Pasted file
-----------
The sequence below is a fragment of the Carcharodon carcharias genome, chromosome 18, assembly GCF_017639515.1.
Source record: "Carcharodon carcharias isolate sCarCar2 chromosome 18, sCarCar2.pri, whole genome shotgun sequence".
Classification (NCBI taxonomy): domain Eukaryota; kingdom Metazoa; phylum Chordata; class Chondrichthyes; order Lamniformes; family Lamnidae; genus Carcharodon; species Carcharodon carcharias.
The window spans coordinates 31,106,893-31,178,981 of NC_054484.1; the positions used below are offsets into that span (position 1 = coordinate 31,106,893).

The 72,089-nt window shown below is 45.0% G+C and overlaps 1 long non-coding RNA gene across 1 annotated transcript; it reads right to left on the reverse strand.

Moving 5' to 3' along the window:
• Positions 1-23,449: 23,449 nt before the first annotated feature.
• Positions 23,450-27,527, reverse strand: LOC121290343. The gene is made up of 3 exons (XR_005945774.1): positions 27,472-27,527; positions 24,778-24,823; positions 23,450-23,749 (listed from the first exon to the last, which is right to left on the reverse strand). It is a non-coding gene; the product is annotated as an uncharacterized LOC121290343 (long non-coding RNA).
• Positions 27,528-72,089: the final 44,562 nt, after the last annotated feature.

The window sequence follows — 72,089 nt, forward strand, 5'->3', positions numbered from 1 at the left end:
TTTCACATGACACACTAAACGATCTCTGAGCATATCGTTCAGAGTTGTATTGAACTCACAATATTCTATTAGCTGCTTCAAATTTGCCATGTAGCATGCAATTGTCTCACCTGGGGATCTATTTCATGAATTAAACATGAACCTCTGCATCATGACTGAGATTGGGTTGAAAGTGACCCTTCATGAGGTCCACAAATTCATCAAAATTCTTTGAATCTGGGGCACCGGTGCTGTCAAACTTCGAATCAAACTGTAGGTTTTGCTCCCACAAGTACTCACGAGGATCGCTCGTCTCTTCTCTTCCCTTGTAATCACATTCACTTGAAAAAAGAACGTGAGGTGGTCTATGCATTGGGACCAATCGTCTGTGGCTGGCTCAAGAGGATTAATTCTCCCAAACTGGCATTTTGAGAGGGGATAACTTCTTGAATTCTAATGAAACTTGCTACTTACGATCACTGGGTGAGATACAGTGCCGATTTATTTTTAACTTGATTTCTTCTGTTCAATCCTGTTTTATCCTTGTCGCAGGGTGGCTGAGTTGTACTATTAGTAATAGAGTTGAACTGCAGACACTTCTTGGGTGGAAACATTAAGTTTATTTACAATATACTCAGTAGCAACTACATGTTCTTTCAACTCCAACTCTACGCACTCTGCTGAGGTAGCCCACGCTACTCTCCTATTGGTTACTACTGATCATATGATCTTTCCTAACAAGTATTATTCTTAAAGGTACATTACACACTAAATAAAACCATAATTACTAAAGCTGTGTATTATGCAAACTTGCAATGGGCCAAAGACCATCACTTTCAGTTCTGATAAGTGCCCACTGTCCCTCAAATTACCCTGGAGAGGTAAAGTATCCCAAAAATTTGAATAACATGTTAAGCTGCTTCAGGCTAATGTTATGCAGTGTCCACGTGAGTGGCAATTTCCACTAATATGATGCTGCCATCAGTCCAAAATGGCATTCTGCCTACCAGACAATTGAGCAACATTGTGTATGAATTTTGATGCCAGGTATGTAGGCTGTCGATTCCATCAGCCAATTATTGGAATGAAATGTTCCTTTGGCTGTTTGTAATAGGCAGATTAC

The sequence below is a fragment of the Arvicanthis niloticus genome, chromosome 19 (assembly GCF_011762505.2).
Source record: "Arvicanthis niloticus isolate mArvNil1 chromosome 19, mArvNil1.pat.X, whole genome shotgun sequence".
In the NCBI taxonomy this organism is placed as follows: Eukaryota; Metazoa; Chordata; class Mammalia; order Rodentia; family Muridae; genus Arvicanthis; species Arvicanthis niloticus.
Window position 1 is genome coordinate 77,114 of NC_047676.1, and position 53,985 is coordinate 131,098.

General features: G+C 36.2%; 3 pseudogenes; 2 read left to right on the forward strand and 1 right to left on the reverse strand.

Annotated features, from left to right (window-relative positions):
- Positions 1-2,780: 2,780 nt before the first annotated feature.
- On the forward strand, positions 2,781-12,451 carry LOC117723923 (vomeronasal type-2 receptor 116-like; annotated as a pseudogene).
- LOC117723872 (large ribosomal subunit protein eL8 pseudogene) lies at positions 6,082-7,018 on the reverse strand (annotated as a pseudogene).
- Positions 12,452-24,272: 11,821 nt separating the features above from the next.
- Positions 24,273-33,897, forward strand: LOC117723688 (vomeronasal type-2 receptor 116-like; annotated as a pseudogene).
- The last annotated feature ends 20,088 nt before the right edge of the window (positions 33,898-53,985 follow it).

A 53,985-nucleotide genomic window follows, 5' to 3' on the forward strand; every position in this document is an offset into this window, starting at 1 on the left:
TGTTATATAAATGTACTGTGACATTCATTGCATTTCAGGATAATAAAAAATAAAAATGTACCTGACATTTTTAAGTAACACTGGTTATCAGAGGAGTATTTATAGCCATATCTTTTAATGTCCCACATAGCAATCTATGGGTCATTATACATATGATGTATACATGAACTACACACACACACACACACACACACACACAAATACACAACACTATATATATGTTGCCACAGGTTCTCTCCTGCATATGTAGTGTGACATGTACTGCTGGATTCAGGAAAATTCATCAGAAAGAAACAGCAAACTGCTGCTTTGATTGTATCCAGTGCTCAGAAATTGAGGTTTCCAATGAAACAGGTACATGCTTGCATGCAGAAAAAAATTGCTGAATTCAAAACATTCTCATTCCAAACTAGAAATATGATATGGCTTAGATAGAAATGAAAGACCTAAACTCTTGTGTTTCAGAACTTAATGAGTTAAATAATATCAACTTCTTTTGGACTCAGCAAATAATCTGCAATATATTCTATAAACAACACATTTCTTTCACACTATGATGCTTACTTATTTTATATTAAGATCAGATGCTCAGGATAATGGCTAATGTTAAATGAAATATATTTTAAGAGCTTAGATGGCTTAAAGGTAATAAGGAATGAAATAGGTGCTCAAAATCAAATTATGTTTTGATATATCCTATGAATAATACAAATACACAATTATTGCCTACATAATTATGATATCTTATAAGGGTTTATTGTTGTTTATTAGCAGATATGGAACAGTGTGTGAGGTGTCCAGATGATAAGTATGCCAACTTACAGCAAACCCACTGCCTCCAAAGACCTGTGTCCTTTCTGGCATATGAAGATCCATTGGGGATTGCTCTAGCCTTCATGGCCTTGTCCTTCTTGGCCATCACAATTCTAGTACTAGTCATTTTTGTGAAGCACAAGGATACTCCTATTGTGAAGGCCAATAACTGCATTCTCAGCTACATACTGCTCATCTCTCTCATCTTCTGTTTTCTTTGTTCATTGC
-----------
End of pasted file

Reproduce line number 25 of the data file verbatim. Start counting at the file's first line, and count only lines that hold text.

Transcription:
TGTTATATAAATGTACTGTGACATTCATTGCATTTCAGGATAATAAAAAATAAAAATGTACCTGACATTTTTAAGTAACACTGGTTATCAGAGGAGTATTTATAGCCATATCTTTTAATGTCCCACATAGCAATCTATGGGTCATTATACATATGATGTATACATGAACTACACACACACACACACACACACACACACAAATACACAACACTATATATATGTTGCCACAGGTTCTCTCCTGCATATGTAGTGTGACATGTACTGCTGGATTCAGGAAAATTCATCAGAAAGAAACAGCAAACTGCTGCTTTGATTGTATCCAGTGCTCAGAAATTGAGGTTTCCAATGAAACAGGTACATGCTTGCATGCAGAAAAAAATTGCTGAATTCAAAACATTCTCATTCCAAACTAGAAATATGATATGGCTTAGATAGAAATGAAAGACCTAAACTCTTGTGTTTCAGAACTTAATGAGTTAAATAATATCAACTTCTTTTGGACTCAGCAAATAATCTGCAATATATTCTATAAACAACACATTTCTTTCACACTATGATGCTTACTTATTTTATATTAAGATCAGATGCTCAGGATAATGGCTAATGTTAAATGAAATATATTTTAAGAGCTTAGATGGCTTAAAGGTAATAAGGAATGAAATAGGTGCTCAAAATCAAATTATGTTTTGATATATCCTATGAATAATACAAATACACAATTATTGCCTACATAATTATGATATCTTATAAGGGTTTATTGTTGTTTATTAGCAGATATGGAACAGTGTGTGAGGTGTCCAGATGATAAGTATGCCAACTTACAGCAAACCCACTGCCTCCAAAGACCTGTGTCCTTTCTGGCATATGAAGATCCATTGGGGATTGCTCTAGCCTTCATGGCCTTGTCCTTCTTGGCCATCACAATTCTAGTACTAGTCATTTTTGTGAAGCACAAGGATACTCCTATTGTGAAGGCCAATAACTGCATTCTCAGCTACATACTGCTCATCTCTCTCATCTTCTGTTTTCTTTGTTCATTGC